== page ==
UC Berkeley commissioned the study of its pilot recommendation-letters program to determine how the letters had an impact on diversity in campus admissions.
Study author Jesse Rothstein is co-director of the California Policy Lab and a UC Berkeley professor of economics and of public policy who has conducted academic research on admissions at UC and elsewhere. He called the letters an important addition to UC’s existing holistic admissions review processes.
Among Rothstein’s key findings, he said, is that the letters raised reviewers’ scores more — by as much as four percentage points — for applicants from underrepresented groups than for others, and the impact was concentrated among those with moderate likelihoods of admission for whom a small boost might have been quite important. Members of underrepresented groups are defined as those from families with low incomes, those whose parents did not attend college, those from low-performing schools and underrepresented racial and ethnic minorities.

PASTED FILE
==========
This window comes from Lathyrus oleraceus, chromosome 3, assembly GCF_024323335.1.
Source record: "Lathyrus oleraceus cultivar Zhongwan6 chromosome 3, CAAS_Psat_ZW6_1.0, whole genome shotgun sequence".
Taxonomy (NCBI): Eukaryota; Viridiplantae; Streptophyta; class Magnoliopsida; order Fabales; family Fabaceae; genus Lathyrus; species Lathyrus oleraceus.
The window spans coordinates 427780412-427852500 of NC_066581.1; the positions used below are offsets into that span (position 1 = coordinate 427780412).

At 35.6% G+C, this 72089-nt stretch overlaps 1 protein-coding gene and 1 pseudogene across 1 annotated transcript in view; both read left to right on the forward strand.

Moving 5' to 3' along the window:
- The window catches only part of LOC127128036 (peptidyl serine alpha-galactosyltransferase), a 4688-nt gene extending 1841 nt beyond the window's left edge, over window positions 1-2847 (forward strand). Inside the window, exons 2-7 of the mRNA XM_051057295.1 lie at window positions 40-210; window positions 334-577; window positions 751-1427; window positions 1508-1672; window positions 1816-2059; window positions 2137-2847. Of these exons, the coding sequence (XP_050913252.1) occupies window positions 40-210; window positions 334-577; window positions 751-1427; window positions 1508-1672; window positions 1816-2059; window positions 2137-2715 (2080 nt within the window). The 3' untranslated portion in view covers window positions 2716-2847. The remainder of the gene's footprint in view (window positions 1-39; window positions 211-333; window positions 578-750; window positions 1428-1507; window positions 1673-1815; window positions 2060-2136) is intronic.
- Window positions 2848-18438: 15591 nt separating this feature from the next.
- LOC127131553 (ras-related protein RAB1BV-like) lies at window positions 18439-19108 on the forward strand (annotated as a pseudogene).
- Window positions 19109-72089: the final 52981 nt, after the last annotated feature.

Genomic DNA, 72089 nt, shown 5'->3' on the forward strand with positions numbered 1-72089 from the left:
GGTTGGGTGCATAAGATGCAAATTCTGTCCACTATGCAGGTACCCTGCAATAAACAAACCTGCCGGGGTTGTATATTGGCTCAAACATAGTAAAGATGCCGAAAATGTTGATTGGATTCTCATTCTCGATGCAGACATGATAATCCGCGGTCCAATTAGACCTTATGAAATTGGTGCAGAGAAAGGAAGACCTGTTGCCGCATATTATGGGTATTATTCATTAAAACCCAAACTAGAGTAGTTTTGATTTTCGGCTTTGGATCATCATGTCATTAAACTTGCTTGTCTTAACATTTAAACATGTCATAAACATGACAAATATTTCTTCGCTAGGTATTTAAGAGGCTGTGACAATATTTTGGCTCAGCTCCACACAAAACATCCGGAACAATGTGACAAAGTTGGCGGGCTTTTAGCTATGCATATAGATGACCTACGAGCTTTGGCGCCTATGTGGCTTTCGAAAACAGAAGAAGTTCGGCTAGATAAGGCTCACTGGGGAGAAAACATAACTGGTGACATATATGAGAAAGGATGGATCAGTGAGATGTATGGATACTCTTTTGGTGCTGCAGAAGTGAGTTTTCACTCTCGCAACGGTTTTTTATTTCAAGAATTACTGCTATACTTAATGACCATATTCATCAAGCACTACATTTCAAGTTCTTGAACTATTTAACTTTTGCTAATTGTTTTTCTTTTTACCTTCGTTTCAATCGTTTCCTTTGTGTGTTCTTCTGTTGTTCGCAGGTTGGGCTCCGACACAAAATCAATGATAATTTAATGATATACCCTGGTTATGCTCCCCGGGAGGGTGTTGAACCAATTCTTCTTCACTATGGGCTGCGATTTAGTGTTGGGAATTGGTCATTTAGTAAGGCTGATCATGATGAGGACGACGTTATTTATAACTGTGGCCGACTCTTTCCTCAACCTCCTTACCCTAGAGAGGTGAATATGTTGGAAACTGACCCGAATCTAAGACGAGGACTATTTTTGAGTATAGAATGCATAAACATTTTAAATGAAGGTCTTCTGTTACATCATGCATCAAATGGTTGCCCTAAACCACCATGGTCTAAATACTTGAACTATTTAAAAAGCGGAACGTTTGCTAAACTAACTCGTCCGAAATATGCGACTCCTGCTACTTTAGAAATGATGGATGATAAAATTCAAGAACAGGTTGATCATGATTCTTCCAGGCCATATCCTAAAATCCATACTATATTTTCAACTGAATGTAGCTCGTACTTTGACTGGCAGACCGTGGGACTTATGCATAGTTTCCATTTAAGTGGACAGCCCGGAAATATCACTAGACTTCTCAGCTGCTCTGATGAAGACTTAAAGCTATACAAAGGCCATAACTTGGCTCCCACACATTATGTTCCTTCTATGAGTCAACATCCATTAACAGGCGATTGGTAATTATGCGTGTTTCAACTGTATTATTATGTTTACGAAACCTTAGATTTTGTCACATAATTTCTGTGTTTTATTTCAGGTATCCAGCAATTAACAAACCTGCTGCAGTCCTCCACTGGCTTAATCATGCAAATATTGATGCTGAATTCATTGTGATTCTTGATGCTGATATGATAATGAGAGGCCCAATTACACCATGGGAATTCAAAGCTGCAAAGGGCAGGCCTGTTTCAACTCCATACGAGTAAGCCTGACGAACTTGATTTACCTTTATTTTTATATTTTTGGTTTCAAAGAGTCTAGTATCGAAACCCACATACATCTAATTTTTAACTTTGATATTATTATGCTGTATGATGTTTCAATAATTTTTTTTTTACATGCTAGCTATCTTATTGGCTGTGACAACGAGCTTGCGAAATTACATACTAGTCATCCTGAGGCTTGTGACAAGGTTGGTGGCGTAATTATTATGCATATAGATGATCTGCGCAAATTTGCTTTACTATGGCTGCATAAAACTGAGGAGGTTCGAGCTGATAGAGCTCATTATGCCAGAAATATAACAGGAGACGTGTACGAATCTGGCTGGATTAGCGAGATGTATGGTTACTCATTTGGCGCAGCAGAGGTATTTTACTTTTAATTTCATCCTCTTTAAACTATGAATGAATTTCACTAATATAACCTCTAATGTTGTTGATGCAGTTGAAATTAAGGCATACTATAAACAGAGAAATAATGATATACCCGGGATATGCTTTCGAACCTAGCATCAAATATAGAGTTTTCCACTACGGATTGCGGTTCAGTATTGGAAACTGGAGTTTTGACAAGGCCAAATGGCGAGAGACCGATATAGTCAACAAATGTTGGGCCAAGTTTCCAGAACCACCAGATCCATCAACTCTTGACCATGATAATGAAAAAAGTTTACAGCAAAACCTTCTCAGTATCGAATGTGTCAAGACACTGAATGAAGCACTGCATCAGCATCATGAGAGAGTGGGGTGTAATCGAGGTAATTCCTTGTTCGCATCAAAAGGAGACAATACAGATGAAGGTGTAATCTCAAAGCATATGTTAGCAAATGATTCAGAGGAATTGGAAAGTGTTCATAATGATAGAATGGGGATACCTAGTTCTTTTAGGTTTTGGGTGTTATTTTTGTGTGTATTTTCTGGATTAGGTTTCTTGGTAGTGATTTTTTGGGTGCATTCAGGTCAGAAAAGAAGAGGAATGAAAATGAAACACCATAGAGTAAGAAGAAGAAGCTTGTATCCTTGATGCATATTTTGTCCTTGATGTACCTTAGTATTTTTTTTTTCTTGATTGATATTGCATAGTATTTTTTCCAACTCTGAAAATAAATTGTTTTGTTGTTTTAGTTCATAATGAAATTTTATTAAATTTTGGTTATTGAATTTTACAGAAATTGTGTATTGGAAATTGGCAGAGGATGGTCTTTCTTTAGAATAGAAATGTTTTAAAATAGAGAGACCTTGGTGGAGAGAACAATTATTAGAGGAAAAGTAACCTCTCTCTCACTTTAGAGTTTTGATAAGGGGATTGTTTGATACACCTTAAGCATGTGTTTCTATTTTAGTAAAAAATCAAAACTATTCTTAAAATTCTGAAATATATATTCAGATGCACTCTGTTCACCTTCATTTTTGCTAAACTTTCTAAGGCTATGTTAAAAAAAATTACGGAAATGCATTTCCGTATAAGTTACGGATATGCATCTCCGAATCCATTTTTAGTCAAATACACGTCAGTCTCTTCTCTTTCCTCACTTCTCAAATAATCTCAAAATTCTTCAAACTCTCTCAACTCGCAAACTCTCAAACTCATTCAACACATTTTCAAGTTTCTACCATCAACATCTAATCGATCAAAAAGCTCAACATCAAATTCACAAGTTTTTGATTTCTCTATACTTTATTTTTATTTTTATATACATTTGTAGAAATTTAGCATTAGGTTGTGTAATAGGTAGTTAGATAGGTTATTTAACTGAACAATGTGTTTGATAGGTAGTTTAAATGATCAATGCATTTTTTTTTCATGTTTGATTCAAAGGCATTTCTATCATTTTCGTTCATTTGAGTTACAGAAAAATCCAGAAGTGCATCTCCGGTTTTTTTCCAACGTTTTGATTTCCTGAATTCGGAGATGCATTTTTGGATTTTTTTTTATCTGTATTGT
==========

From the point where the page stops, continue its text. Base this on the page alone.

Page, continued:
Unlike most other highly selective universities, UC Berkeley has traditionally not asked for letters of recommendation from teachers or mentors as part its application process. With the number of applicants seeking admission to UC Berkeley growing each year, in 2015 and 2016 the university invited about 30 percent of freshman applicants to submit letters of recommendation, with the intent of learning more about them.
Rothstein said he plans to examine the performance of students admitted to UC Berkeley under the letters-of-recommendation pilot program, and to test if particular profiles of students or of letters are associated with greater effects on admissions decisions or on the quality of those decisions.